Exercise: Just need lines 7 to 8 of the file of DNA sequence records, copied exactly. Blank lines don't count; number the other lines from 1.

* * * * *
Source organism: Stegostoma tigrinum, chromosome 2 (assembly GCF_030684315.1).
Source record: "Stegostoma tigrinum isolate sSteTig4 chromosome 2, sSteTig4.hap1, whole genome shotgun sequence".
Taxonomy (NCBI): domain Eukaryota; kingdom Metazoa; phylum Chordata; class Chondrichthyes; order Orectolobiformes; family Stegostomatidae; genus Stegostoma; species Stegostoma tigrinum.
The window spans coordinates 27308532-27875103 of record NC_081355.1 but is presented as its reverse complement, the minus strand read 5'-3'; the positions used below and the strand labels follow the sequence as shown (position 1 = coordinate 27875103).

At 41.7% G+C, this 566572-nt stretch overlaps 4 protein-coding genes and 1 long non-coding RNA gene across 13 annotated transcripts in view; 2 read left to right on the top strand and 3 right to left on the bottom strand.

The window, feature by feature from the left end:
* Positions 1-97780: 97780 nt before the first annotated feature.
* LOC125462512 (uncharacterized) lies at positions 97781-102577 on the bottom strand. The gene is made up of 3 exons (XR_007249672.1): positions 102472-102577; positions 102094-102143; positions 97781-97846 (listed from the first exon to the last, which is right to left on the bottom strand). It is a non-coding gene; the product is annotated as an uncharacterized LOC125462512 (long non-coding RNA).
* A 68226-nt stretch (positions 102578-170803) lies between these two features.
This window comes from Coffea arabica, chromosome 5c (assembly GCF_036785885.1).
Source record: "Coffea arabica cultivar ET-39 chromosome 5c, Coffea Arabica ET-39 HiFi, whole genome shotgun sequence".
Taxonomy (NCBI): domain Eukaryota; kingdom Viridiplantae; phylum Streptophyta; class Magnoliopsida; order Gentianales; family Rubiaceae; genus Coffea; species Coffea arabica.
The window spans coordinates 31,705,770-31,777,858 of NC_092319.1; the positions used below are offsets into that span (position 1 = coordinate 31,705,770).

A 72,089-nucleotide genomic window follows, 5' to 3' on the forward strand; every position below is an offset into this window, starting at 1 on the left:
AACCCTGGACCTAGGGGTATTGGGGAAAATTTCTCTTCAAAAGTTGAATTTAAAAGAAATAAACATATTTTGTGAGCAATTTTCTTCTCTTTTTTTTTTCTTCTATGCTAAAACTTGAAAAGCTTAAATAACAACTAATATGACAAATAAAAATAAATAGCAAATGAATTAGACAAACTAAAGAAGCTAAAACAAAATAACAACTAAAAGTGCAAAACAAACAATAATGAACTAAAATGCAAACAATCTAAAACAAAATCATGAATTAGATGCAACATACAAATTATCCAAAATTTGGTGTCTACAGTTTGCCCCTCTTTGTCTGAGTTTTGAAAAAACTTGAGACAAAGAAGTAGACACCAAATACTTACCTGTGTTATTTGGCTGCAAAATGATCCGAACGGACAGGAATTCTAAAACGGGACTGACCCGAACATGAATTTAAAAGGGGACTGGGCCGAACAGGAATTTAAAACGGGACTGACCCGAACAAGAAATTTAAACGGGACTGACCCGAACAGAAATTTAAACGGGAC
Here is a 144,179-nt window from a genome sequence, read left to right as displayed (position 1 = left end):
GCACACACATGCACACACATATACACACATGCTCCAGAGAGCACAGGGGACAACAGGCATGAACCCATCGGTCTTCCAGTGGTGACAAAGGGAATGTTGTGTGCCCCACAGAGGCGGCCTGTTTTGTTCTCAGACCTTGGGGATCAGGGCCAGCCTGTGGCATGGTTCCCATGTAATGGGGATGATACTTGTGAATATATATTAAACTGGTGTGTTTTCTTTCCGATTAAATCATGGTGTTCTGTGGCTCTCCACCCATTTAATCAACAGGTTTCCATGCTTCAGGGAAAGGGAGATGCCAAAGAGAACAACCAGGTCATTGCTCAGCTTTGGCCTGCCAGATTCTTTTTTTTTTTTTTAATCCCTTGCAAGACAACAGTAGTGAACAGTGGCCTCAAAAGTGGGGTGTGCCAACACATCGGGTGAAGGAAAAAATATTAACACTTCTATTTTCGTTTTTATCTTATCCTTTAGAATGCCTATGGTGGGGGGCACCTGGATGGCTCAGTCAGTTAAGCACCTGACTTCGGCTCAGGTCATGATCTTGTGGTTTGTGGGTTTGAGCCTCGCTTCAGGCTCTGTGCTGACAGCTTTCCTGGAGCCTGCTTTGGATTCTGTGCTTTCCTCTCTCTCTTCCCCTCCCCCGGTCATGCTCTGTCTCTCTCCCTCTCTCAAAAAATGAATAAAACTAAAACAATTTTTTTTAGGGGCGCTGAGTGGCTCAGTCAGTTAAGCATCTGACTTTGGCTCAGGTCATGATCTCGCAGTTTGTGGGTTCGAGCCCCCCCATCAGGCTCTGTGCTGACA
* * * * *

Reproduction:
* Positions 1-97780: 97780 nt before the first annotated feature.
* LOC125462512 (uncharacterized) lies at positions 97781-102577 on the bottom strand. The gene is made up of 3 exons (XR_007249672.1): positions 102472-102577; positions 102094-102143; positions 97781-97846 (listed from the first exon to the last, which is right to left on the bottom strand). It is a non-coding gene; the product is annotated as an uncharacterized LOC125462512 (long non-coding RNA).